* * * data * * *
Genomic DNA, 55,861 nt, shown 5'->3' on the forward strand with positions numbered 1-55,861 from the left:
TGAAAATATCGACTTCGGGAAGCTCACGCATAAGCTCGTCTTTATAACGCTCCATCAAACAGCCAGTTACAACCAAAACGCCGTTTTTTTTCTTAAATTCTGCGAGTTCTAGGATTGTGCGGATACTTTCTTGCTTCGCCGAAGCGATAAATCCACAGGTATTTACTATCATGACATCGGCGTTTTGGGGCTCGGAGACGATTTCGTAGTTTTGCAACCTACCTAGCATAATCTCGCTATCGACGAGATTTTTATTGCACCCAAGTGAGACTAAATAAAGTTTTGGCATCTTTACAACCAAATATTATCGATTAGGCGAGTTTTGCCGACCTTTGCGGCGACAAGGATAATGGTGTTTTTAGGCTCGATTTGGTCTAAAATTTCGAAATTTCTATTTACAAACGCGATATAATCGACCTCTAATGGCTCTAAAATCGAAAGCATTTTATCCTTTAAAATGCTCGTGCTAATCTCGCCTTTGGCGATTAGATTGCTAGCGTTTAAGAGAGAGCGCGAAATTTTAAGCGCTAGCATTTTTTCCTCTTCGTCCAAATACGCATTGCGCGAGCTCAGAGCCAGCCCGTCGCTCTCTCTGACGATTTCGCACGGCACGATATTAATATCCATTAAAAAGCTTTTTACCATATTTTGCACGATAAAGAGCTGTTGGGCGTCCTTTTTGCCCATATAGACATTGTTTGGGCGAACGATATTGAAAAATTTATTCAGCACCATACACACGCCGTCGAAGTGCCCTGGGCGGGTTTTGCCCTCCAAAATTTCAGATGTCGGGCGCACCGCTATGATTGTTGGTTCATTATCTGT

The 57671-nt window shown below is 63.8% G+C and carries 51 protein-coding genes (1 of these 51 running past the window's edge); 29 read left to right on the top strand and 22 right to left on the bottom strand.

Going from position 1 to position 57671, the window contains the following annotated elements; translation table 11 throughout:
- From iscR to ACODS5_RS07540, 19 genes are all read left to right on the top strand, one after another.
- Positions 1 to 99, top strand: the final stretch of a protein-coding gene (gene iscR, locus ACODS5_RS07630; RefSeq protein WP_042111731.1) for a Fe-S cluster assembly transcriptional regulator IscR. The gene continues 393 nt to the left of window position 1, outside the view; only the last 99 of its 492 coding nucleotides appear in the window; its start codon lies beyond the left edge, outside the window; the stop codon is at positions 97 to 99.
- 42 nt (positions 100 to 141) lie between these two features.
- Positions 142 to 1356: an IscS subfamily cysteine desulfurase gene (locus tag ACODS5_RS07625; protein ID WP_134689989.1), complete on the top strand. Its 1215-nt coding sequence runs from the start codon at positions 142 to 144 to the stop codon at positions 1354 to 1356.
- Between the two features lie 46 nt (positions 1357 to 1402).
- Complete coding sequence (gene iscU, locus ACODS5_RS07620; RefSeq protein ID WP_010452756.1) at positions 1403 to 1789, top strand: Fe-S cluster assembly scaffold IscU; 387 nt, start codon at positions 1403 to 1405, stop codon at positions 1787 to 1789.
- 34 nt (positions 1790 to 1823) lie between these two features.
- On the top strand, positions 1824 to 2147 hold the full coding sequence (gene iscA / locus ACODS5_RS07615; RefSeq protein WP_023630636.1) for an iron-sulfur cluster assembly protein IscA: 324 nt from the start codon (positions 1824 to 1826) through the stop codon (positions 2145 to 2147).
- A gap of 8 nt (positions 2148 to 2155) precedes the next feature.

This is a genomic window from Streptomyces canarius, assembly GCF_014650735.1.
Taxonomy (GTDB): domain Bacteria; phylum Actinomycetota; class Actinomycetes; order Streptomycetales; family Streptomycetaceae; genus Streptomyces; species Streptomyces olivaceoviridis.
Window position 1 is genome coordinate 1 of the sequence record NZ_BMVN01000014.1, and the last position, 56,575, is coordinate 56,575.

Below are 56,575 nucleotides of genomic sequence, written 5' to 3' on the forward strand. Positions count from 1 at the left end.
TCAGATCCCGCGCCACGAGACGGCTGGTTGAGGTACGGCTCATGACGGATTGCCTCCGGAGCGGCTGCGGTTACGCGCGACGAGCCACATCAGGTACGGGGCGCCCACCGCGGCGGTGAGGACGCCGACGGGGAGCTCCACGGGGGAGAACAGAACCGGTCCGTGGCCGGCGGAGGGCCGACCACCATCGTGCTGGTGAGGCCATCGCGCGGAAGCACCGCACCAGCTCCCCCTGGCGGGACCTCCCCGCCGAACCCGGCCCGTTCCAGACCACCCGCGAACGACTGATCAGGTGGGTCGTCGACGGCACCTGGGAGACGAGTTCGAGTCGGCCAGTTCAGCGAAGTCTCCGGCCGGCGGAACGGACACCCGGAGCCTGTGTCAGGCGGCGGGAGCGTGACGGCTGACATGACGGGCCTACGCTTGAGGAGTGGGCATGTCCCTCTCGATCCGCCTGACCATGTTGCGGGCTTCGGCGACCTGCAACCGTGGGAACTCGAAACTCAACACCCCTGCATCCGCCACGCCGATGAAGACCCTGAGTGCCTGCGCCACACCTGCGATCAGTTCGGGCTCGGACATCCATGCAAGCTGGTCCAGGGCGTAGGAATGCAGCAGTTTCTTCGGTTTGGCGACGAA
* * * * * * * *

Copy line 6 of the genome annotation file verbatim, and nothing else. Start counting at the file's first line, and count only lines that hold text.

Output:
- Positions 1 to 99, top strand: the final stretch of a protein-coding gene (gene iscR, locus ACODS5_RS07630; RefSeq protein WP_042111731.1) for a Fe-S cluster assembly transcriptional regulator IscR. The gene continues 393 nt to the left of window position 1, outside the view; only the last 99 of its 492 coding nucleotides appear in the window; its start codon lies beyond the left edge, outside the window; the stop codon is at positions 97 to 99.